Post-World War II Theatre | Premium Essay Help
The landscape of American theater changed after World War II: playwrights felt the need to experiment with both content and style in order to best express their dissatisfaction with contemporary society. Unlike their modernist forbears, the post-World War II American playwrights sought to enliven the theater with experimental styles and types of characters that had not been previously represented on the stage. August Wilson, for example, wrote exclusively about the African-American experience, and ensured that many of his plays had entirely African-American casts. In the same vein, Mart Crowley explored themes of identity and self-hate in the gay community in his 1968 play The Boys in the Band. Edward Albee, meanwhile, ends The Zoo Story (1959) with a shocking—and shockingly bloody—stabbing. While these playwrights were characterized by originality and innovation, there are common, unifying themes that run through the plays of this era. Most notably, Lanford Wilson’s Lemon Sky, David Rabe’s Streamers, and Caryl Churchill's Top Girls convey a sense of alienation and disillusionment through separate, though equally revolutionary, methods.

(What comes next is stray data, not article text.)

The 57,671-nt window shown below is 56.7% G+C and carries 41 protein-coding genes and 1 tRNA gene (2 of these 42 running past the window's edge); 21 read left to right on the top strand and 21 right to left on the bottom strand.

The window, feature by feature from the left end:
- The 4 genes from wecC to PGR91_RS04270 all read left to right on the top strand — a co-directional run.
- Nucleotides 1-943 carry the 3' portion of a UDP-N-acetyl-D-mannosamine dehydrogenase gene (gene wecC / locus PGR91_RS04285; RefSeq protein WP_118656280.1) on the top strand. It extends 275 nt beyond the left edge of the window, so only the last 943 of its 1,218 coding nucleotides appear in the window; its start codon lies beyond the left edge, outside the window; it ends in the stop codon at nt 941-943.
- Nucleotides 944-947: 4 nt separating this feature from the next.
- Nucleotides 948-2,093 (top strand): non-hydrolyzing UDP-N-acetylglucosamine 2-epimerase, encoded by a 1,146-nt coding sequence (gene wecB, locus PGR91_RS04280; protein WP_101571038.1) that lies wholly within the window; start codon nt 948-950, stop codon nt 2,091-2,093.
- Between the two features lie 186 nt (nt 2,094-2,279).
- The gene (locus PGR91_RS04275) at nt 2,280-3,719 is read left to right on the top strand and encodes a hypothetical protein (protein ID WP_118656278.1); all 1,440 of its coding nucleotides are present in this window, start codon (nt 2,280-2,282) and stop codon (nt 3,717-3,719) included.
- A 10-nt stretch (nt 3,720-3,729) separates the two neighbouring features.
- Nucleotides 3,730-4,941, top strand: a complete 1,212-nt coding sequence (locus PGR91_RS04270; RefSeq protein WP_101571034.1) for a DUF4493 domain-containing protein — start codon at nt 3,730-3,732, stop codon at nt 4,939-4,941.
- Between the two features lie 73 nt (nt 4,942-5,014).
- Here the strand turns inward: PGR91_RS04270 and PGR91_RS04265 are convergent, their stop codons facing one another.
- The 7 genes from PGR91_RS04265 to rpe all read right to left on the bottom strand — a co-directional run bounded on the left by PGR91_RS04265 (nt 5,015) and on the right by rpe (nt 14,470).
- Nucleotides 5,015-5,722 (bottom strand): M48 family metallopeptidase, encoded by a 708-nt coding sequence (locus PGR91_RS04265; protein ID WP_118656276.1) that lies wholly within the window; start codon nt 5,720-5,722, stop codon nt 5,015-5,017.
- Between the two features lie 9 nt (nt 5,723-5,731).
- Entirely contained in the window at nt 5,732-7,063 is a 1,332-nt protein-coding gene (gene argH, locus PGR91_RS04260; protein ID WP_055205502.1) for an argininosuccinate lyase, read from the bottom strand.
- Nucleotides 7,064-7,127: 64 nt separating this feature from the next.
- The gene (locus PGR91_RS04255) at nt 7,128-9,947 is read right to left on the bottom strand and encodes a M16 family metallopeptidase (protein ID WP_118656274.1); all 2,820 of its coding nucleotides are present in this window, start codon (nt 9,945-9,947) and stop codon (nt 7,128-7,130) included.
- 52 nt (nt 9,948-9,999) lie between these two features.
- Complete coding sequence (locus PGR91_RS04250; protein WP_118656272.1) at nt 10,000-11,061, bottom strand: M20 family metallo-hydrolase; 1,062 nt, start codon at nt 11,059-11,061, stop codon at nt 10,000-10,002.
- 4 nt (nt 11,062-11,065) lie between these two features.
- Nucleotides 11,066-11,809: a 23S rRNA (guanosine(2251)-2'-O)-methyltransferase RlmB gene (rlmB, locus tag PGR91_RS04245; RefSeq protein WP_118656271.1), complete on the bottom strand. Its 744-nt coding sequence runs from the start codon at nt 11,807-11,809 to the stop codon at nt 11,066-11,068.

Post-World War II Theatre brought in many more forms of theatre
FREE The United States Post World War II Essay
This paper studies and analyses the major factors which contributed to American success both at home and abroad during WWII in addition to world’s view about American participation in war and bombings on Hiroshima and Nagasaki....
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After World War II, the United States procured countless undertakings to insure that no greater cataclysmic event would propel the people of the world into the grasp of a one-world government.